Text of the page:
Achaemenid Empire

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Achaemenid Empire
امپراطوری بزرگ هخامنشیان
550 BC–330 BC
 


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Greatest territorial extent o the Achaemenid Empire
Hauldin warld record for reignin ower nearly hauf of the population o the warld at the time.
Caipital Babylon[1] (main caipital), Pasargadae, Ecbatana, Susa, Persepolis
Leids Persie[a]
Aramaic[b]
Akkadian[2]
Median
Greek[3]
Elamite
Sumerian[c]
Releegion Zoroastrianism, Babylonian[4]
Government Feudal Monarchy
xšāyaϑiya (Keeng) or xšāyaϑiya xšāyaϑiyānām (Keeng o Keengs)
 -  559–529 BC Cyrus the Great
 -  336–330 BC Darius III
Historical era Clessical antiquity
 -  Persie Revolt 550 BC
 -  Conquest o Lydia 547 BC
 -  Conquest o Babylon 539 BC
 -  Conquest o Egyp 525 BC
 -  Greco-Persie Wars 499–449 BC
 -  Seicont conquest o Egyp 343 BC
 -  Faw tae Macedonie 330 BC
Aurie
 -  500 BC 8,500,000 km² (3,281,868 sq mi)
Population
 -  500 BC est.[5] 50,000,000 
     Density 5.9 /km²  (15.2 /sq mi)
Siller Daric, Siglos
Precedit bi
Succeedit bi
Median Empire
Neo-Babylonian Empire
Lydia
Twenty-saxt dynasty o Egyp
Macedonia (ancient kingdom)
Gandhara kingdom
Sogdia
Massagetae
Macedonian Empire
Twenty-aicht Dynasty o Egyp
The day pairt o
a. ^ Native leid.
b. ^ Offeecial leid an lingua franca.[9]
c. ^ Leeterary leid in Babylonie.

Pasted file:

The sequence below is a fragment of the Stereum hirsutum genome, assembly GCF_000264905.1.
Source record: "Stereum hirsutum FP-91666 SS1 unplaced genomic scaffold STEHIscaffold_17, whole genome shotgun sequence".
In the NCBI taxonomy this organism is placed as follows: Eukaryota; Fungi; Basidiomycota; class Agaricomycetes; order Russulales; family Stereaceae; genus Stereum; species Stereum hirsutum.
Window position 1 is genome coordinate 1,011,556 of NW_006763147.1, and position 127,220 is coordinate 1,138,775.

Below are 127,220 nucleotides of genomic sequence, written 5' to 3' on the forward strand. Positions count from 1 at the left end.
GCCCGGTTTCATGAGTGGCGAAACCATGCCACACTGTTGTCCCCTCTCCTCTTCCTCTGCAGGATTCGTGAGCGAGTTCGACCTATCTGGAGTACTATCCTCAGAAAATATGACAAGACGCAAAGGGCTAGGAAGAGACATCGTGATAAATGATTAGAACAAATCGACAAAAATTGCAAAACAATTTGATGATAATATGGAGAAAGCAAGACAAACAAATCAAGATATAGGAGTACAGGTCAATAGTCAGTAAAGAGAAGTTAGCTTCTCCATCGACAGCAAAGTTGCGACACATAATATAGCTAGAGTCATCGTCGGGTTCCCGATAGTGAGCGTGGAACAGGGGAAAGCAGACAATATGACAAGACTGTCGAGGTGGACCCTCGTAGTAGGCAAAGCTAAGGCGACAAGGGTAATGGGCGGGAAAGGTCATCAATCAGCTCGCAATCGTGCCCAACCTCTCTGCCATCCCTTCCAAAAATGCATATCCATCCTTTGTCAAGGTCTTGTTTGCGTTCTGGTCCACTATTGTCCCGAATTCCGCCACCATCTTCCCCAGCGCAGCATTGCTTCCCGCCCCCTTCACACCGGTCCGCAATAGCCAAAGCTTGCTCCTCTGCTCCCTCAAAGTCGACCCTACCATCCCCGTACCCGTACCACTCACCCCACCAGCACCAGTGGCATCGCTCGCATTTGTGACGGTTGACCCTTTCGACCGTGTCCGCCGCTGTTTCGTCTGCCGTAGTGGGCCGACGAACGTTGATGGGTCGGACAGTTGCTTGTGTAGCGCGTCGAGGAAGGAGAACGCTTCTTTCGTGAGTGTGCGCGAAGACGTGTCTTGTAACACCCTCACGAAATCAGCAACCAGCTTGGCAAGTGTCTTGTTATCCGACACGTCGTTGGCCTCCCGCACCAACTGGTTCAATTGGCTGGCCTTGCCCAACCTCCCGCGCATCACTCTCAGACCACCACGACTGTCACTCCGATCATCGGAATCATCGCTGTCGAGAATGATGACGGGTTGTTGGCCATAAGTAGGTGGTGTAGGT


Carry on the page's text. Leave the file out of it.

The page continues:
The Achaemenid Empire, an aa cried the First Persie Empire,[10] wis an empire based in Wastren Asie, foondit bi Cyrus the Great, notable for embracin various ceevilisations an acomin the lairgest empire o the auncient history, spannin at its maximum extent frae the Balkans an Eastren Europe proper in the wast, tae the Indus Valley in the east.

References[eedit | eedit soorce]

  1. Yarshater, Ehsan (1993). The Cambridge History of Iran, Volume 3. Cambridge University Press. p. 482. ISBN 978-0-521-20092-9. Of the four residences of the Achaemenids named by HerodotusEcbatana, Pasargadae or Persepolis, Susa and Babylon — the last [situated in Iraq] was maintained as their most important capital, the fixed winter quarters, the central office of bureaucracy, exchanged only in the heat of summer for some cool spot in the highlands. Under the Seleucids and the Parthians the site of the Mesopotamian capital moved a little to the north on the Tigris — to Seleucia and Ctesiphon. It is indeed symbolic that these new foundations were built from the bricks of ancient Babylon, just as later Baghdad, a little further upstream, was built out of the ruins of the Sassanian double city of Seleucia-Ctesiphon. 
  2. Harald Kittel, Juliane House, Brigitte Schultze; Juliane House; Brigitte Schultze (2007). Traduction: encyclopédie internationale de la recherche sur la traduction. Walter de Gruyter. pp. 1194–5. ISBN 978-3-11-017145-7. 
  3. Greek and Iranian, E. Tucker, A History of Ancient Greek: From the Beginnings to Late Antiquity, ed. Anastasios-Phoivos Christidēs, Maria Arapopoulou, Maria Chritē, (Cambridge University Press, 2001), 780.
  4. Boiy, T. (2004). Late Achaemenid and Hellenistic Babylon. Peeters Publishers. p. 101. ISBN 978-90-429-1449-0. 
  5. Yarshater (1996, p. 47)
  6. Security and Territoriality in the Persian Gulf: A Maritime Political Geography by Pirouz Mojtahed-Zadeh, page 119
  7. 7.0 7.1 http://www.livius.org/maa-mam/maka/maka.html
  8. 8.0 8.1 Behistun Inscription
  9. Josef Wiesehöfer, Ancient Persia, (I.B. Tauris Ltd, 2007), 119.
  10. Sampson, Gareth C. (2008). The Defeat of Rome: Crassus, Carrhae and the Invasion of the East. Pen & Sword Books Limited. p. 33. ISBN 9781844156764. Cyrus the Great, founder of the First Persian Empire (c. 550–330 BC). 

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